Professor Yabing Qi and members of his research unit are using a new strategy to develop the next generation of solar cells, focusing in particular on decreasing costs.
One of the most common complaints about solar power is solar panels are still too expensive to be worth the investment. Many researchers have responded by making solar cells, the tile-like components of solar panels that absorb and transfer energy, more efficient and longer lasting. But even the longest living solar cells that most effectively convert sunlight to energy will not become common if they are prohibitively expensive. Therefore, Professor Yabing Qi, the head of the Energy Materials and Surface Sciences Unit at the Okinawa Institute of Science and Technology Graduate University, has a different idea: make solar cells using a type of semiconductor called perovskite materials, which are, in Qi’s words, “dirt cheap.” If solar cells are cheap enough, Qi reasons that people will want to use them for the immediate payback in energy savings. Now Professor Qi and members of his research unit have developed a new method for making perovskite solar cells worthy of attention, and The Royal Society of Chemistry published their findings September 5, 2014 in their journal, Energy & Environmental Science.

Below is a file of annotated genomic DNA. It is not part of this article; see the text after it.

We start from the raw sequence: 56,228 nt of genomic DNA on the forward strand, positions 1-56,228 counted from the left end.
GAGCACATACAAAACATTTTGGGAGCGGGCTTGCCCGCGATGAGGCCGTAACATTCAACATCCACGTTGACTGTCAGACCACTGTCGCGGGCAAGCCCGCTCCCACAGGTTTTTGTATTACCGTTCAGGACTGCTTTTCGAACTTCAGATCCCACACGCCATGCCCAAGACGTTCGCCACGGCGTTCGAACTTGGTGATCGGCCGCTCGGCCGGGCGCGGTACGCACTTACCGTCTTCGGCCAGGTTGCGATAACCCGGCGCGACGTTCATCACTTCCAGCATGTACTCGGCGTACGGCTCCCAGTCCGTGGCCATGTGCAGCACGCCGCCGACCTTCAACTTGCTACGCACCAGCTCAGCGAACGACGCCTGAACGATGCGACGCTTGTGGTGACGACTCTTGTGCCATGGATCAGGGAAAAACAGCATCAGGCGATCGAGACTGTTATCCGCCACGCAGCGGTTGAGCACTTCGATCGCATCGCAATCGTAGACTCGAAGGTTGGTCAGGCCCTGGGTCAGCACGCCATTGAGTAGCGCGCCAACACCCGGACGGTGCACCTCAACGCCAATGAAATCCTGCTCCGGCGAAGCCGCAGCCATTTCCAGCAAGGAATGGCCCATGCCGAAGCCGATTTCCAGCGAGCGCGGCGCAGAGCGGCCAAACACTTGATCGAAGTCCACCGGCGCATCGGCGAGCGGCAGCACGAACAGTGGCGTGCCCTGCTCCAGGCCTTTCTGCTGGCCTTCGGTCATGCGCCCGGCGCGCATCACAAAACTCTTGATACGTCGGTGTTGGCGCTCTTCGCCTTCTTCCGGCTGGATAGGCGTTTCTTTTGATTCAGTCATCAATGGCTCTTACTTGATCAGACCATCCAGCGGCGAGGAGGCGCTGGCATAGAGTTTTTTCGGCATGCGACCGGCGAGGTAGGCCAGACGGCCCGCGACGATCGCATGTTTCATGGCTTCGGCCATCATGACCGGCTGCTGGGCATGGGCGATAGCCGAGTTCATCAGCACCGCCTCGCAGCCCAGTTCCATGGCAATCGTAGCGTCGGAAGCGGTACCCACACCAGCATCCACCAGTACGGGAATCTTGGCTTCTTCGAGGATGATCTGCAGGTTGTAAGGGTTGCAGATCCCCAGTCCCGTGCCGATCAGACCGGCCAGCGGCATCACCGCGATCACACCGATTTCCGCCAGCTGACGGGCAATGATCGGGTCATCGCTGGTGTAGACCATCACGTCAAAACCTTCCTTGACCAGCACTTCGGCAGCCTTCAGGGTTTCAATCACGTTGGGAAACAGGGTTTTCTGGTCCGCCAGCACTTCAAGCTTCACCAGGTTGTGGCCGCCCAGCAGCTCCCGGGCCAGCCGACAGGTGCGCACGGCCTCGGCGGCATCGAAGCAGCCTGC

Qi’s new method uses what he calls hybrid deposition to create perovskite solar cells, made from a mixture of inexpensive organic and inorganic raw materials. In addition, his solar cell is about a thousand times thinner than a silicon solar cell, and therefore uses far less material. Qi estimates that for the same price, he could either buy raw materials to build 1000 square meters of his solar cell, or he could buy about 20 wafers of crystallized silicon, to build 0.16 square meters of traditional solar panels. “Silicon is not rare,” Qi explains, “but processing silicon requires expensive equipment and sophisticated steps demanding high temperature, vacuum, or high pressure, and that makes crystallized silicon very expensive.” In contrast, the hybrid deposition process uses less energy to produce a solar cell at a far lower temperature. In fact, Qi envisions manufacturing the new solar cells using a low-cost printing process. The process would deposit the materials onto thin sheets of PET plastic very quickly to make large quantities of cheap solar cells. Qi does not yet know the limits of his hybrid cells, but optimists in his field hope that they could reach 20% efficiency. This means that that the solar cells will convert 20% of the energy they absorb from the sun into usable energy, which is comparable to the best silicon solar panels on the market.
The extremely thin perovskite cell that Qi and his lab designed measures merely 135 nanometers and reaches an efficiency of 9.9%. Because these films are semitransparent, Qi hopes to use them on windows, as a sort of lightweight set of blinds. “It will be a window and at the same time it will be a solar cell,” he says. “Some of the light could go through and the rest will be absorbed. Then, a certain percentage of the absorbed light will be converted to electricity.”
If solar cells are cheap enough, consumers will reap almost immediate benefits even if the solar cells are not the most efficient, because their savings on air conditioning and electricity will offset the expense. “If it’s so cheap that it is like wallpaper, then you might as well use it,” said Qi. “It’s like a free gift. It’s an investment with a lot of payback.”